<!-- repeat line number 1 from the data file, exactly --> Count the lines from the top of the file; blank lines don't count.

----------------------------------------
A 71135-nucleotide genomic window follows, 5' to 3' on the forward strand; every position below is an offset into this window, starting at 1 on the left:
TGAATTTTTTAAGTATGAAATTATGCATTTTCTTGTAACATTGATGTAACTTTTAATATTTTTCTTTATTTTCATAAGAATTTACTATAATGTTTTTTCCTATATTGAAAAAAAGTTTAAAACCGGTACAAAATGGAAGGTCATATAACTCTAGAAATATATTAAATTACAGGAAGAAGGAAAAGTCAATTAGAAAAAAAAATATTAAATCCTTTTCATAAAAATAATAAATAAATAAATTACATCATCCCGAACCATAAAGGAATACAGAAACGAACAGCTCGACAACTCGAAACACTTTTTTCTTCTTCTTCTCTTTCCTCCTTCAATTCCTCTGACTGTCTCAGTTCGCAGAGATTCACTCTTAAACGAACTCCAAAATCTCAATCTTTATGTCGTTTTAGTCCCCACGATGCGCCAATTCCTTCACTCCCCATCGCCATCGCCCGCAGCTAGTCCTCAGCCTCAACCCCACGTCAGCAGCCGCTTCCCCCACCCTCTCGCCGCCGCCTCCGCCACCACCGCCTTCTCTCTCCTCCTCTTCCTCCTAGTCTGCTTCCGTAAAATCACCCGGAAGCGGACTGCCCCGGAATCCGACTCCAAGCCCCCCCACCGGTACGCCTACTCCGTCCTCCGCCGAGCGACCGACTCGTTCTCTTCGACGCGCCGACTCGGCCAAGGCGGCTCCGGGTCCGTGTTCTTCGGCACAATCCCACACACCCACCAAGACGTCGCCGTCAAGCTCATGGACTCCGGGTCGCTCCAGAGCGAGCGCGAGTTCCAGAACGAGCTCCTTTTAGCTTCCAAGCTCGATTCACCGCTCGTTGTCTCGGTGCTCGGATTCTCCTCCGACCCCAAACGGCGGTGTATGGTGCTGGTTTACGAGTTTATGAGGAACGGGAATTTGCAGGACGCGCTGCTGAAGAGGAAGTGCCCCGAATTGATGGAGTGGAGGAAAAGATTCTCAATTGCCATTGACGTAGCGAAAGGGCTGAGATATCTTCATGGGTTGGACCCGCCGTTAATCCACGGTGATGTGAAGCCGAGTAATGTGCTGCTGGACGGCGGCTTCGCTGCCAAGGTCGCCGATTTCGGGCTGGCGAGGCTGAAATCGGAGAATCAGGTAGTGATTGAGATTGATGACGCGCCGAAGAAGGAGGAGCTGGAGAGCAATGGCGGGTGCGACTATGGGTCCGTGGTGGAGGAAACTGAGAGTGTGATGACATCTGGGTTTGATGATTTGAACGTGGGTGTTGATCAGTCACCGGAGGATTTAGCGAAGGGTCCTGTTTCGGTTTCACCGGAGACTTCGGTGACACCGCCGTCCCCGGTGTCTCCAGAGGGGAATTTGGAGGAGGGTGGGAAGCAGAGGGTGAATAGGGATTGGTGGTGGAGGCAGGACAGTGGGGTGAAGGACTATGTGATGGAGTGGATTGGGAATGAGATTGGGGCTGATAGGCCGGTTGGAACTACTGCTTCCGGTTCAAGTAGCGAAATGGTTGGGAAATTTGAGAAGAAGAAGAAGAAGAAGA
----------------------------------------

A 71135-nucleotide genomic window follows, 5' to 3' on the forward strand; every position below is an offset into this window, starting at 1 on the left: